A Song to the Moon

With apologies to Dvořák.

Photo by Kaspar Allenbach on Unsplash

I wanted to write something beautiful.

Not to charm or to persuade. Not in the hope it might make you like me better. I wanted to do it simply to do it, a response called out of me by the view from the window and the clear skies of the world. As natural as a reflection on a still pool of water. As natural as the sunlight fading on the silver skin of the puddle in my driveway.

Because the only true happiness I’ve found in this world comes from a full and unquestioning appreciation of these things. Seeing with the heart instead of the mind. Experiencing, for an instant that may as well be forever, the silver strands that flow from the world to me and back again.

I wanted to write something beautiful.

But nothing I could write would be as beautiful as the graceful arc of the moon rising above that ragged bar of cloud. Nothing I could say would shine like the snow on the mountains, neon pink in the last rays of the failing sun.

We feel as though these things move, as though we stand still in the center of their circling orbits, even though we know that’s not true. Keats said that truth is beauty and beauty truth, but he died of consumption and bad reviews.

I wanted to write something beautiful.

But beauty comes from rhythm and movement, and none of this is going anywhere. Even the mountains are temporary. Even the moon. And compared to them, we are gone in the blink of an eye.

Every day is a dance with nonexistence, a battle against entropy. If it lasted forever, there’d be no point in playing. The beauty of the world comes in no small part from the knowledge that day by day, we are losing it.

I wanted to write something beautiful.

But instead, I wrote something for money. Or attention. Or applause. The currency doesn’t matter. The impulse is the same.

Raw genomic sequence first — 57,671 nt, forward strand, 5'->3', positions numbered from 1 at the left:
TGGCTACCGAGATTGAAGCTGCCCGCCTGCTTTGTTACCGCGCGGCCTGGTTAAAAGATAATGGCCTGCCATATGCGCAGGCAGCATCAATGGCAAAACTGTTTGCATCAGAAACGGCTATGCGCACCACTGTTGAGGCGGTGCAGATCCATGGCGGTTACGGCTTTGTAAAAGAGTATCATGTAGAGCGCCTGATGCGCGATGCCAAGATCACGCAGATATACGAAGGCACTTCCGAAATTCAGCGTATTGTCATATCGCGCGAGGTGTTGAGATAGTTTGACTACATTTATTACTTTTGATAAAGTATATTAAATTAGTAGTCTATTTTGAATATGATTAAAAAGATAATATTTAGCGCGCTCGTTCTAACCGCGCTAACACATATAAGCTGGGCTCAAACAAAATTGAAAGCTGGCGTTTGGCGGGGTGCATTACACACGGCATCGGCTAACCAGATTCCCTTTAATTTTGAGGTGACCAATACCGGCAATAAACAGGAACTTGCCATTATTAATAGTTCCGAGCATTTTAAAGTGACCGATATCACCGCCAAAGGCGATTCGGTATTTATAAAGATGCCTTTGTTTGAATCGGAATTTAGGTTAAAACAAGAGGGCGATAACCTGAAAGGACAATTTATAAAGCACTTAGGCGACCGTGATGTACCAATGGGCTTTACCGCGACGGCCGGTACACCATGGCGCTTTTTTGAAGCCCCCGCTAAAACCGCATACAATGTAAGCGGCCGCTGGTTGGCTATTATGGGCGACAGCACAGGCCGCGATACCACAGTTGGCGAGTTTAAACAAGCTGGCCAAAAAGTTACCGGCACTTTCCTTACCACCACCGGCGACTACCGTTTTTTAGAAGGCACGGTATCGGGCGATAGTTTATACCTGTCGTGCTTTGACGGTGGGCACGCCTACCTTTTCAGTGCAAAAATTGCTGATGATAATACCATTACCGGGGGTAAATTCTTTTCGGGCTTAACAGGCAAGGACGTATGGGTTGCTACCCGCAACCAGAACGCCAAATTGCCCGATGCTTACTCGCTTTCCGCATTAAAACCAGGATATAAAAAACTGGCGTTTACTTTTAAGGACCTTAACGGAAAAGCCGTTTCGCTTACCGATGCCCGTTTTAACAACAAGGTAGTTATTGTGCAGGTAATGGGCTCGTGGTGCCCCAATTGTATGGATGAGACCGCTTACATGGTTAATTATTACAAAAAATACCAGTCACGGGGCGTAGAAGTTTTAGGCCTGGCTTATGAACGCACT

I was too long hungry at too young an age ever to be able to shake that last trickle of fear, the dregs at the bottom of the bottle. I know now that I’m never going to end up on the street, the way my teachers used to threaten I would if I didn’t do as they said. I’m infinitely lucky not to have the cracks and scars in my psyche that lead to the shelter or the dark space under the bridge. I’ve come close enough to know that.

I’ve peered in to the shadow long enough to know it has nothing left to teach me. Now, in the second half of my life, I’d much rather talk about the light.

I wanted to write something beautiful because it had been a long time.

I wanted to write like I used to, the same way a kid draws on a scrap of torn paper, just for the joy of creation. Not for anyone else. Not for recognition or for praise. Simply for the fun of it.

Because still, somehow, this is one of my favorite things to do. There’s no quicker way to kill love than to monetize it, and yet I still love this. Even when it doesn’t look like it. Even when nothing works, when the words don’t come, when every word I can find is vapid and pale.

Do something for long enough, and it becomes who you are. I’m just glad it was this and not something worse.

I want to write something beautiful.

Because all the world is beautiful, but we don’t always see it. The stars are just beacons we can use to cross the oceans, and the translucent sky swarms with satellites.

We are practical creatures. That which we love, we want to own. And resourceful as we are, we’ll find a way to do it. This is not that. This is useless. I wanted to create something that exists for its own sake, that lives the way we all do, for no other reason than existence itself.

I wanted to write something beautiful.

But what we want rarely matters. The words come out the way they do. The mountains are often hidden by clouds, and you can’t see the moon when it rains. And it rains a lot.

But if we walked in beauty every night, we wouldn’t see it. It would be too close and too frequent for us to love. And unending twilight would be a misery.

So I’m glad that the words came out imperfect and that the moon has now gone on its way. Otherwise, what would I do tomorrow?

Written by

Novelist. Essayist. Former entomologist. Now a full-time writer exploring travel, art, philosophy, psychology, and science. www.ryanfrawley.com

Novelist. Essayist. Former entomologist. Now a full-time writer exploring travel, art, philosophy, psychology, and science. www.ryanfrawley.com

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